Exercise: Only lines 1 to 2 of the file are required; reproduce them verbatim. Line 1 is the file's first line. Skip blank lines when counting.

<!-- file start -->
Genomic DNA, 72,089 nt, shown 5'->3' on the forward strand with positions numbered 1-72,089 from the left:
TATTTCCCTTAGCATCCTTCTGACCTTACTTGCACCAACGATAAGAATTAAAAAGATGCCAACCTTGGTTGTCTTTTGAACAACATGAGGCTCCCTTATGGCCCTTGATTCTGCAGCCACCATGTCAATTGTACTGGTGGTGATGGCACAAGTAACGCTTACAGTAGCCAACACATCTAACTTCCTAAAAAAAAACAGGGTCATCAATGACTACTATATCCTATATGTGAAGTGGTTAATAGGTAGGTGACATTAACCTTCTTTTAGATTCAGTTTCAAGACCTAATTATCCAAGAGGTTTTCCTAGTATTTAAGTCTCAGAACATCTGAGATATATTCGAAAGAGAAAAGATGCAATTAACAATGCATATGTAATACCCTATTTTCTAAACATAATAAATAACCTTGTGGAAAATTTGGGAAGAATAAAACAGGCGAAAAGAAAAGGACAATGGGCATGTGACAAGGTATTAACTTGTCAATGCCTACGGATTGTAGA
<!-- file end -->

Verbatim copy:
Genomic DNA, 72,089 nt, shown 5'->3' on the forward strand with positions numbered 1-72,089 from the left:
TATTTCCCTTAGCATCCTTCTGACCTTACTTGCACCAACGATAAGAATTAAAAAGATGCCAACCTTGGTTGTCTTTTGAACAACATGAGGCTCCCTTATGGCCCTTGATTCTGCAGCCACCATGTCAATTGTACTGGTGGTGATGGCACAAGTAACGCTTACAGTAGCCAACACATCTAACTTCCTAAAAAAAAACAGGGTCATCAATGACTACTATATCCTATATGTGAAGTGGTTAATAGGTAGGTGACATTAACCTTCTTTTAGATTCAGTTTCAAGACCTAATTATCCAAGAGGTTTTCCTAGTATTTAAGTCTCAGAACATCTGAGATATATTCGAAAGAGAAAAGATGCAATTAACAATGCATATGTAATACCCTATTTTCTAAACATAATAAATAACCTTGTGGAAAATTTGGGAAGAATAAAACAGGCGAAAAGAAAAGGACAATGGGCATGTGACAAGGTATTAACTTGTCAATGCCTACGGATTGTAGA